COWESSESS FIRST NATION -- Officials at the Cowessess Community Education Centre say they are delaying school by two weeks to ensure safety for children and staff.

The delay will allow families to get a first-hand look at how the school will be operating, said Sandy Pinay-Schindler, the director of education at Cowessess First Nation.

“It’s just getting them acclimatized back to the school setting,” Pinay-Schindler said on Tuesday.

She said students will get an idea of what the classroom will look like when everyone is two metres apart.

There will be extra hand sanitizing stations and teachers will be wearing facemasks and possibly face shields.

She said families will be able to visit from Sept. 2 to 11. School will re-open on Sept. 14.

The decision comes after the First Nation surveyed the community.  

“We did deploy a community survey and based on the information that came back we did decide to look at staggering the days and easing into the school year,” Pinay-Schindler said.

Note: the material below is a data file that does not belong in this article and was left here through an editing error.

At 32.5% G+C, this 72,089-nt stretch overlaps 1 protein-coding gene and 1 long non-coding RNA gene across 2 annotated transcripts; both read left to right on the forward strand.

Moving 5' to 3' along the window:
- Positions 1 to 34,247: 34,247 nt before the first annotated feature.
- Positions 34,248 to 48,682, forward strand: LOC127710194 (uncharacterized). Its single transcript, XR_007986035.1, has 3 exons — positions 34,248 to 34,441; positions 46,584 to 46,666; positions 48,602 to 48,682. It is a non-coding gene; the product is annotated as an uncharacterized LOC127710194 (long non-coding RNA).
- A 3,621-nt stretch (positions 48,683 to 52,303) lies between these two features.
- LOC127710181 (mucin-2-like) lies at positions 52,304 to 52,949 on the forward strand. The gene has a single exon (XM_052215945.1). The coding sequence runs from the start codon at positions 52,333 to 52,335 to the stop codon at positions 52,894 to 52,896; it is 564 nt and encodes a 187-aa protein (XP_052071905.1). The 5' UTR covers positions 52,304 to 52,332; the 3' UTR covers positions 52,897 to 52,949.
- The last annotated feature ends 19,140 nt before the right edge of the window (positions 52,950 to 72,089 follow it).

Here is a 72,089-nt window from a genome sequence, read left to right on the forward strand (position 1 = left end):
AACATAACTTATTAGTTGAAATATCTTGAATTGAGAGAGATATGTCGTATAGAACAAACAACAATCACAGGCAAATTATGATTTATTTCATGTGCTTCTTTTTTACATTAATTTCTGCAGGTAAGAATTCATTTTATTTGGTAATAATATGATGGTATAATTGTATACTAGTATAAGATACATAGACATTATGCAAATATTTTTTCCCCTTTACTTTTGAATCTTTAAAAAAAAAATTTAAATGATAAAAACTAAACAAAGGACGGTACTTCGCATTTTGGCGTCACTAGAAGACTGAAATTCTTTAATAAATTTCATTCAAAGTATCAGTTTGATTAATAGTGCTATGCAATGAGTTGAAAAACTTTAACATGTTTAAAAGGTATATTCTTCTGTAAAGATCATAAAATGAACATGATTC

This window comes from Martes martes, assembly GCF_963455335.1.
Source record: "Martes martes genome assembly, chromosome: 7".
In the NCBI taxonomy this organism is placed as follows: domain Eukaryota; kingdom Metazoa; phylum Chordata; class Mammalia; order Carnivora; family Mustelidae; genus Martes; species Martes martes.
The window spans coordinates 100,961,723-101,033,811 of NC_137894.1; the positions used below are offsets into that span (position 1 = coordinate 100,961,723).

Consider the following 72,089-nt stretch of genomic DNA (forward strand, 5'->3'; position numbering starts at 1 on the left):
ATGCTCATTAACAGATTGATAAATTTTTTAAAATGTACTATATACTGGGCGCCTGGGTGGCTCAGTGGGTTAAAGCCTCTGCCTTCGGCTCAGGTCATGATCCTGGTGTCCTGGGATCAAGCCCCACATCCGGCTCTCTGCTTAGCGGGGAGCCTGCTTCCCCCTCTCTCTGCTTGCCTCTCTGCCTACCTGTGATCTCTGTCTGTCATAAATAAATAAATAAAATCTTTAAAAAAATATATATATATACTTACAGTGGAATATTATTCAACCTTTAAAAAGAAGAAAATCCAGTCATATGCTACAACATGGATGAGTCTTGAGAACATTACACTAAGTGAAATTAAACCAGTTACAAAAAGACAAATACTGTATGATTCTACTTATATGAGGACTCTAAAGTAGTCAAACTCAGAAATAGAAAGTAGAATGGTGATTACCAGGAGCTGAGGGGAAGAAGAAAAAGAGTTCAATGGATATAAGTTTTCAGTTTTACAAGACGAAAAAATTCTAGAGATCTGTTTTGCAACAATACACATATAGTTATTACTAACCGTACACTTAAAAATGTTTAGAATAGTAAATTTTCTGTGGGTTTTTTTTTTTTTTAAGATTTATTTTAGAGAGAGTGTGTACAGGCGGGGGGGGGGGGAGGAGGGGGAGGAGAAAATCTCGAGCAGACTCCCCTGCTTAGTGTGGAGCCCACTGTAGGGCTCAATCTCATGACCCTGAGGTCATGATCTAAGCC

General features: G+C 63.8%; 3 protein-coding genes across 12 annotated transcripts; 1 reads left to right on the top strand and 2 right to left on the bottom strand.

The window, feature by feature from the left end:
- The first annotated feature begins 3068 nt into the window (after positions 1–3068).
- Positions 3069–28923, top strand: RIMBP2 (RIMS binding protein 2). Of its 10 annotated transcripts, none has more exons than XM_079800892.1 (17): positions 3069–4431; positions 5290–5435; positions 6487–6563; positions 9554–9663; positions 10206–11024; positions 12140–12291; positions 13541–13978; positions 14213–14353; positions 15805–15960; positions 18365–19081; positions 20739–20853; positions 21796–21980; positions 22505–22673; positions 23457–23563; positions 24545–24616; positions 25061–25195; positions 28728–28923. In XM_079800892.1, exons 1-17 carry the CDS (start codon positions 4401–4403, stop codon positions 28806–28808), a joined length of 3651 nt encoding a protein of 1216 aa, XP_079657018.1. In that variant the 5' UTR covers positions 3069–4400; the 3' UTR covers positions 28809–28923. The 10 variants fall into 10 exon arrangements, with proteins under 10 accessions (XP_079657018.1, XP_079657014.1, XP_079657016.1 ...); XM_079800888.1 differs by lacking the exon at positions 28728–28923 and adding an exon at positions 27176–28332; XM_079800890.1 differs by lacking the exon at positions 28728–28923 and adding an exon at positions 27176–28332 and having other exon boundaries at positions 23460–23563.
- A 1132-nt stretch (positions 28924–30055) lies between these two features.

The First Nation’s back to school plan will see temperature checks for children, both when they get on a bus and when they arrive at school.

Students will attend school on alternating days and will need to wear a mask if they are in Grades 4 to 12.

"We are going to make sure, as a collective for the responsibility of all students, that we are going to be implementing a mandatory mask rule, unless the parents or guardians can give us a valid reason as to why their students shouldn't wear a mask," said Cowessess First Nation Chief Cadmus Delorme.

He said the most important part of this plan will be getting students back in the building, ensuring physical safety so they can see their friends again.

“The long-term health and safety of our youth depends on them being with other youth,” Delorme said